Challenge - Twelve steps of Christmas
On the twelfth day of Christmas my true love sent to me...
twelve rabbits a-rebeling,
eleven ships a-sailing,
ten (twentyfourpointone) pieces a-puzzling,
and the rest is history.
Hints You should definitely give Bread's famous easy perfect fresh rosemary yeast black pepper bread a try this Christmas!
Todays challenge really takes us down the rabbit hole...
First, let's look at the Hint. A recipe for a delicious bread - in case we are starving during the challenge we can make a snack. Or is there more? Of course. Chef.
So the source code was put into a Chef online compiler and the output is:
breadbread is a good egg
No idea what to do with it, but let's keep it in mind.
Next, let's look at the picture. Typical tools like binwalk or stegsolve are not very helpful, but at least we can quickly find out that there is HTML hidden in the image. Even very far up in a PNG text field. You can even rename the image to the .html extension and open it in the browser!
file:/// to avoid various browser security checks (for example CORS). After clicking on the image, the browser automatically downloads the 11.py Python file extracted from the image:
import sys i = bytearray(open(sys.argv, 'rb').read().split(sys.argv.encode('utf-8') + b"\n")[-1]) j = bytearray(b"Rabbits are small mammals in the family Leporidae of the order Lagomorpha (along with the hare and the pika). Oryctolagus cuniculus includes the European rabbit species and its descendants, the world's 305 breeds of domestic rabbit. Sylvilagus includes 13 wild rabbit species, among them the seven types of cottontail. The European rabbit, which has been introduced on every continent except Antarctica, is familiar throughout the world as a wild prey animal and as a domesticated form of livestock and pet. With its widespread effect on ecologies and cultures, the rabbit (or bunny) is, in many areas of the world, a part of daily life-as food, clothing, a companion, and a source of artistic inspiration.") open('11.7z', 'wb').write(bytearray([i[_] ^ j[_%len(j)] for _ in range(len(i))]))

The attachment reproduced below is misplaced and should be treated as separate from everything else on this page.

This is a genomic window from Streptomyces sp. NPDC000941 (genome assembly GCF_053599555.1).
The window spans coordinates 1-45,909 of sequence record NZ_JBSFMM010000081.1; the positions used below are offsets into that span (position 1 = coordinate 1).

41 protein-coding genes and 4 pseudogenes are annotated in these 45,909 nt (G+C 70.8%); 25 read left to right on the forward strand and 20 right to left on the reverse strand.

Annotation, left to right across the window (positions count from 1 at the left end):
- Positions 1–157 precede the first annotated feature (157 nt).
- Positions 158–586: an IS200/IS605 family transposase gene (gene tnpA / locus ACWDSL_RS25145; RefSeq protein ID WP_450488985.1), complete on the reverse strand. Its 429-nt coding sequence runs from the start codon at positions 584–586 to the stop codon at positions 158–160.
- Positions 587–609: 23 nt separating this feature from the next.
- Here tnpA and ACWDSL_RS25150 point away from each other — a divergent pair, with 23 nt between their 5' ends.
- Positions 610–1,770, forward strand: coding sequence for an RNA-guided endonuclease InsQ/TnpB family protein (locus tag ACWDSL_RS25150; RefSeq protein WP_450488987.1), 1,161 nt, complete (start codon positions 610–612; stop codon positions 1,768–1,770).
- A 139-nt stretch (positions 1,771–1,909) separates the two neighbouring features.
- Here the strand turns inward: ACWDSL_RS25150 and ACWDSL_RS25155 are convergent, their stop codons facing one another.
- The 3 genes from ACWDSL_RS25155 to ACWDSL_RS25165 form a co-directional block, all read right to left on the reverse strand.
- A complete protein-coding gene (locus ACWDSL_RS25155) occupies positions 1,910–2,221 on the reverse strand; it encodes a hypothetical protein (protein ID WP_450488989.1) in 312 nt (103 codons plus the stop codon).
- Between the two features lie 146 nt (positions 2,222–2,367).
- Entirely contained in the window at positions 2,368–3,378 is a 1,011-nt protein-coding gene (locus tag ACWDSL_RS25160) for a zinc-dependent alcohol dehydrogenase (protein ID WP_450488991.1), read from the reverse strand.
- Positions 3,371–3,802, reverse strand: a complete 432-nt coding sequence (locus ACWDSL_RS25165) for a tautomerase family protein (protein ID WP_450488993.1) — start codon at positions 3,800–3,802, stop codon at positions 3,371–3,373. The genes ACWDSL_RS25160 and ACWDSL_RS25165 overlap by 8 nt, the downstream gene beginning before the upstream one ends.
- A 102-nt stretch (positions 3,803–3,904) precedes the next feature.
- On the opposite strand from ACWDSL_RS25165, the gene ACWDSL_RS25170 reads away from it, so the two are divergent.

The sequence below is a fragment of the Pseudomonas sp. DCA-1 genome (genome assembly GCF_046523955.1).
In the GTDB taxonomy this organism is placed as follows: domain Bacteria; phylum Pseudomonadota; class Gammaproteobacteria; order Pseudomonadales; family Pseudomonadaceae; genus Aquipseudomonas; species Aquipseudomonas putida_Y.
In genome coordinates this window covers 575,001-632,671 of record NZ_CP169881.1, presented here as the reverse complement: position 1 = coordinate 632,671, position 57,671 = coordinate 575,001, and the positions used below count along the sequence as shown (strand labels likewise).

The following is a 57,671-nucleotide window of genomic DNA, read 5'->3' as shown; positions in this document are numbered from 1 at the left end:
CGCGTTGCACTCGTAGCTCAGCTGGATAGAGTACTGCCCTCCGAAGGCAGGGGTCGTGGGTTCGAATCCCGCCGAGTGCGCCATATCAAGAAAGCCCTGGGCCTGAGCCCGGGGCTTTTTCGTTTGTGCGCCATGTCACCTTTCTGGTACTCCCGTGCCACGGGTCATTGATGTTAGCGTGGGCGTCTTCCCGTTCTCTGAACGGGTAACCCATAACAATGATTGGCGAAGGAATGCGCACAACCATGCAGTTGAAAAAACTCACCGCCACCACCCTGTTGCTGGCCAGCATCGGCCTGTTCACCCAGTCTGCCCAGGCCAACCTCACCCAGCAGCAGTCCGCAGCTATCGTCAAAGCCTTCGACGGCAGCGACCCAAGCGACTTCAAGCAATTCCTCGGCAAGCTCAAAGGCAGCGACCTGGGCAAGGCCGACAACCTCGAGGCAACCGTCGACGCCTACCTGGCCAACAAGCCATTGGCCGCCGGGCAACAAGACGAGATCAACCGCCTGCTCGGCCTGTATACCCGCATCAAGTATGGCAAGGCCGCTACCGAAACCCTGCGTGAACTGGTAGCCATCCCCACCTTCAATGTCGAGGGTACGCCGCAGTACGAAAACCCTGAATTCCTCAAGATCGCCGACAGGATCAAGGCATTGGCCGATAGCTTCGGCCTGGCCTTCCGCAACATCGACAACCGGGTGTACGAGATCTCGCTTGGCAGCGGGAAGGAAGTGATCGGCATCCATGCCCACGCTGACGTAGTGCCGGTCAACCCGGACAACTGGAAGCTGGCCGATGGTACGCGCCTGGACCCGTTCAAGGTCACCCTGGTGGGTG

The script loads a file from the path in parameter 1, splits it with parameter 2, and XORs it with what appears to be the Wikipedia entry of Leporidae.
If we look at the original image in the hex editor, we find the string "breadbread" at the end of the PNG part of the file (IEND tag). Also the Hint had said "breadbread is a good egg".
So we start the script with the following command:
python .\11.py bfd96926-dd11-4e07-a05a-f6b807570b5a.png breadbread
and get an 11.7z output, which can be unpacked without problems. It contains some files which seem to be Docker images. Most interesting is the image containing breads home folder and a kind of docker log file containing the commands to create the image. In this file we find these commands:
cp /tmp/t/bunnies12.jpg bunnies12.jpg steghide embed -e loki97 ofb -z 9 -p \"bunnies12.jpg\\\\\\\" -ef /tmp/t/hidden.png -p \\\\\\\"SecretPassword\" -N -cf \"bunnies12.jpg\" -ef \"/tmp/t/hidden.png\" mkdir /home/bread/flimflam xxd -p bunnies12.jpg \u003e flimflam/snoot.hex \u0026\u0026 rm -rf bunnies12.jpg split -l 400 /home/bread/flimflam/snoot.hex /home/bread/flimflam/flom rm -rf /home/bread/flimflam/snoot.hex chmod 0000 /home/bread/flimflam apk del steghide xxd
Since we have the output files, we simply undo these commands in the reverse order and get the missing bunny image from the first image and the hidden.png:
Depending on which viewer the QR code is viewed with, it may or may not be legible. It seems to have been made "unreadable" by means of alpha layer. However, the default viewer displays it correctly, and the code can be scanned: